Introduction: Modificiation of T cells using CD19-specific chimeric antigen receptor (CAR) therapy has produced dramatic responses against a number of hematologic malignancies in multiple clinical trials. To date, most of the CARs studied in clinical trials are derived from mouse single chain fragment variable (scFv), which can elicit an immune response when infused into human patients and thereby can limit the persistency of CAR-T cells. Indeed, a subset of patients with limited persistency of infused CAR-Ts has been observed in clinical trials. However, this can be overcome by utilizing the humanized scFv in CAR design. Here, we constructed two new CD19-specific CARs, which are derived from the scFv of two distinct humanized CD19 antibody clones and compared them with the widely used CD19-CAR derived from a mouse scFv (FMC63).

Methods: Lentiviral constructs encoding FMC63-BBZ CAR was generated based on the published sequence of FMC63 scFV and cloned in to a lentiviral vector driven by an EF1α promoter. The FMC63-BBZ CAR sequence was fused in frame with T2A ribosomal skip sequence followed by a puromycin resistance gene (PAC). Humanized CD19-Specific CARs were generated by replacing the FMC63 sequence with two humanized CD19-specific scFv sequences that were derived from two distinct humanized monoclonal antibodies. 293FT cells were used to make lentiviruses and the concentrated viruses were used to infect T-cells from healthy donors, NK92MI and Jurkat-NFAT-GFP (JNG) cells. Surface expressions of CARs were detected by protein-L staining using flow cytometry. Cytolytic activity of CAR-engineered T and NK cells was measured using a 4 hour co-culture assay. Cytokines (IL-2, IFN-γ and TNF-α) were measured from the co-cultured supernatants by ELISA.

Results: We were able to infect primary-T cells, NK92MI and JNG cells using the FMC63 and humanized CAR constructs, and the surface expression of CARs was comparable between them. Co-culture of JNG cells stably expressing the FMC63 or humanized CARs with CD19+ve Raji (Burkitt Lymphoma), Nalm6 (Pre- B-cell acute lymphoblastic leukemia) and BV173 (Chronic Myeloid Leukemia) cancer cells lead to robust expression of GFP (indicative of activated NFAT signaling), CD69 (an activation marker for cytotoxic cells), and a rapid increase in the secretion of IL-2. None of these effects were observed in unmodified JNG cells or with the co-culture of JNG cells stably expressing FMC63 or humanized CARs with CD19-ve HL60 (Acute Promyelocytic Leukemia) and U937 (Histiocytic Lymphoma) cancer cells. Next, we made stable NK92MI cells expressing FMC63, humanized CD19-specific CARs, and a control CAR, followed by cellular cytotoxicity assay. Both FMC63-CAR and humanized CD19-CARs expressing NK92MI cells readily eliminated CD19+ve cancer cells, whereas they had no discernible effect on CD19-ve cancer cells. Furthermore, parental or a control CAR expressing NK92MI cells are without any effect, either with CD19+ve or CD19-ve cancer cells, thereby strictly highlighting the comparable specificity of our humanized CD19-CARs with FMC63-CAR against CD19+ve cells. More importantly, co-culture of NK92MI cells stably expressing FMC63-CAR and humanized CD19-CARs with direct patient samples [CD19+ve B-ALLs and CD19-ve Acute Myelogenous Leukemia's (AMLs)] eliminated only the patient B-ALLs, but without any effect on patient AMLs. Also, increased surface expression of CD69 and robust secretion of cytokines (IFN-γ and TNF-α) were observed only when FMC63 or humanized CD19-CARs expressing NK92MI cells were incubated with CD19+ve patient B-ALLs. Finally, expression of FMC63and humanized CD19-CARs in primary donor T-cells also resulted in the elimination CD19+ve cancer cells along with a significant increase in the secretion of cytokines. Most importantly, both humanized CD19-specific CARs significantly increased the survival of CD19+ve cancer cells bearing NSG mice, whereas the unmodified T-cells or the T-cells expressing a non-specific CAR were without any effect.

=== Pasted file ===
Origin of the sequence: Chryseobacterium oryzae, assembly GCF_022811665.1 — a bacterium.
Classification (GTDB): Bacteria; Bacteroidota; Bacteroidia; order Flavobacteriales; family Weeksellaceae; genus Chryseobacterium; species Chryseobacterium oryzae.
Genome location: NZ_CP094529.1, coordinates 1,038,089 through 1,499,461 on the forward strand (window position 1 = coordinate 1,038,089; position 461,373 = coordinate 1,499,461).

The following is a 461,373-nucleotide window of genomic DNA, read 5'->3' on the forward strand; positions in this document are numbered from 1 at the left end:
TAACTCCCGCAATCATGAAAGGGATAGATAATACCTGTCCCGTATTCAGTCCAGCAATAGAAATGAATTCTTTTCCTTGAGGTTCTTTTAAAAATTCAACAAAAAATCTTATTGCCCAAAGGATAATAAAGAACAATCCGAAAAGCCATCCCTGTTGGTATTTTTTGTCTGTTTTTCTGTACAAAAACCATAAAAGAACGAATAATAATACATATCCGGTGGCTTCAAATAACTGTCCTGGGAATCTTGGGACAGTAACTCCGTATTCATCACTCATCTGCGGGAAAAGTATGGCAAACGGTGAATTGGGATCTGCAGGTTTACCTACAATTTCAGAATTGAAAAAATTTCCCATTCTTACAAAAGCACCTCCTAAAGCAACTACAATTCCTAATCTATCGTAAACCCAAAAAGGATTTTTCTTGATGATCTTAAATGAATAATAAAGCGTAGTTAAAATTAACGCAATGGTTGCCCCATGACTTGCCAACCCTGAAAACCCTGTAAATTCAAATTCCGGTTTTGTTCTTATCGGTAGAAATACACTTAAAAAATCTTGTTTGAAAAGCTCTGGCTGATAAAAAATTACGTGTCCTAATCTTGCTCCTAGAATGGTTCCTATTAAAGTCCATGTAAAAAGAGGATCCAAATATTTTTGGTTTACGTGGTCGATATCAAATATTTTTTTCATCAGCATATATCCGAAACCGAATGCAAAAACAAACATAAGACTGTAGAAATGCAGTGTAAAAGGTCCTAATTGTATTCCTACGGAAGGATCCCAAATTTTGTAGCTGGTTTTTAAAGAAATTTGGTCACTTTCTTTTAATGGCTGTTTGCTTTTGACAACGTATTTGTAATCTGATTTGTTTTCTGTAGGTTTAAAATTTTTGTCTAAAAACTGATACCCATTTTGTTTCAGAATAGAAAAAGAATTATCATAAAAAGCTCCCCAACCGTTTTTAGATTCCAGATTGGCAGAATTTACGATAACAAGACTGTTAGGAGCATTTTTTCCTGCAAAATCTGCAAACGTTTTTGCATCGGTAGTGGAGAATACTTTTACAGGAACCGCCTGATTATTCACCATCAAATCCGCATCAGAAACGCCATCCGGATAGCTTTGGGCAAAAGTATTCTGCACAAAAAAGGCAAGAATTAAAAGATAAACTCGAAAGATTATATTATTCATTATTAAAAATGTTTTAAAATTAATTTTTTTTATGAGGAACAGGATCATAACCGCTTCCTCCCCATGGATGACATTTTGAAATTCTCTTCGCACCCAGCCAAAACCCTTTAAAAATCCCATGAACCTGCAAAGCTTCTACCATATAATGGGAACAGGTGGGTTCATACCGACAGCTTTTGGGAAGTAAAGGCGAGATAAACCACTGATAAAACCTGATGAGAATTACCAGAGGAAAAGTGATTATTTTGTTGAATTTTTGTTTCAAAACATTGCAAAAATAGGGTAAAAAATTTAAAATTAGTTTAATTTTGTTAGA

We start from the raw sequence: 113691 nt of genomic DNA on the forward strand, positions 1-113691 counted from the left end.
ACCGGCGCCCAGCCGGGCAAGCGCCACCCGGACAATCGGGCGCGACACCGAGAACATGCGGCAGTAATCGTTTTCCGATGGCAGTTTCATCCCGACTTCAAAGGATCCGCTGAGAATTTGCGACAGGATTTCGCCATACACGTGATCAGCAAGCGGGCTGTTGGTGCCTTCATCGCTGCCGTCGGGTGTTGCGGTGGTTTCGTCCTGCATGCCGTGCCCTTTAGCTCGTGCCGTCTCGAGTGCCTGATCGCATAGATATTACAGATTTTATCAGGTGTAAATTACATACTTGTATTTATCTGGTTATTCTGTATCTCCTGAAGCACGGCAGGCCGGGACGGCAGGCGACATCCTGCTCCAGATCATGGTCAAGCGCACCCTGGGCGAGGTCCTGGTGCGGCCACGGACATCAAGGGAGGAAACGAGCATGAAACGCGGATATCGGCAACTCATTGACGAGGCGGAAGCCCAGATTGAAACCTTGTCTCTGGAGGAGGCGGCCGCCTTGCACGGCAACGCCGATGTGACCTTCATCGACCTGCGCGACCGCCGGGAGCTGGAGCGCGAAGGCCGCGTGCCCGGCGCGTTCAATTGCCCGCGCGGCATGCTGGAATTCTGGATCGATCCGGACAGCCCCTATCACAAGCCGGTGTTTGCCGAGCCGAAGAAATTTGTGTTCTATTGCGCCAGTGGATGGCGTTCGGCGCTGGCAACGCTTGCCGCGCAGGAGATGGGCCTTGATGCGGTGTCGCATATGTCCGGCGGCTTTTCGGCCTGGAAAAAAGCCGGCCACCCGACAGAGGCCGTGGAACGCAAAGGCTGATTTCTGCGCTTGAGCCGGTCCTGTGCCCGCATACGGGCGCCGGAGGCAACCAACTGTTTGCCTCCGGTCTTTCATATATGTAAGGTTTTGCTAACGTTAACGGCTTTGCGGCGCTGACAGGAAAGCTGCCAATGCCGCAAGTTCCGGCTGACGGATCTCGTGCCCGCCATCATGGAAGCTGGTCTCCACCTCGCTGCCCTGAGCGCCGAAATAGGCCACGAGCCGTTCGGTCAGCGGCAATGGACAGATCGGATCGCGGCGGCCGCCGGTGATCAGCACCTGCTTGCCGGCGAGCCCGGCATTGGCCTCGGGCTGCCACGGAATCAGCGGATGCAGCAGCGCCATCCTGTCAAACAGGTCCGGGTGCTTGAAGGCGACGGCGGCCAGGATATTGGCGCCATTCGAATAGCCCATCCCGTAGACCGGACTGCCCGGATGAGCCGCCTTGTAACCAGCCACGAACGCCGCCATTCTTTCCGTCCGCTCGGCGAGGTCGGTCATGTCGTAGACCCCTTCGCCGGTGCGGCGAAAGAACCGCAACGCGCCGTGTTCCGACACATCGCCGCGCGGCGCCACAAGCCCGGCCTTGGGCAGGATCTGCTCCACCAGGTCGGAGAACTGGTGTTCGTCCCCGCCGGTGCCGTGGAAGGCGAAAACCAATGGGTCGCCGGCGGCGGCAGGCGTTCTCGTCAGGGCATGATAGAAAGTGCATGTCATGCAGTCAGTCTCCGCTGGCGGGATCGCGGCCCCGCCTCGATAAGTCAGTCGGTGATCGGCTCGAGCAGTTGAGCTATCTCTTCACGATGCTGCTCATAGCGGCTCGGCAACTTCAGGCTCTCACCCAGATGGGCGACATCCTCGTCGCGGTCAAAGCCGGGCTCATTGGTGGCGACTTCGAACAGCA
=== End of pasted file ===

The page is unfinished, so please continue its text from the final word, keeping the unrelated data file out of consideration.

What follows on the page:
Conclusion: Our extensive pre-clinical study clearly shows that humanized CD19-specific CAR-T or NK cells exhibit comparable potency with the widely used FMC63-CAR, which provides the basis for the clinical testing of these humanized CARs in CD19+ve malignancies, thereby allaying the possible concern on immune mediated rejection of mouse scFv based CD19-CAR therapy.


No relevant conflicts of interest to declare.

Author notes


Asterisk with author names denotes non-ASH members.

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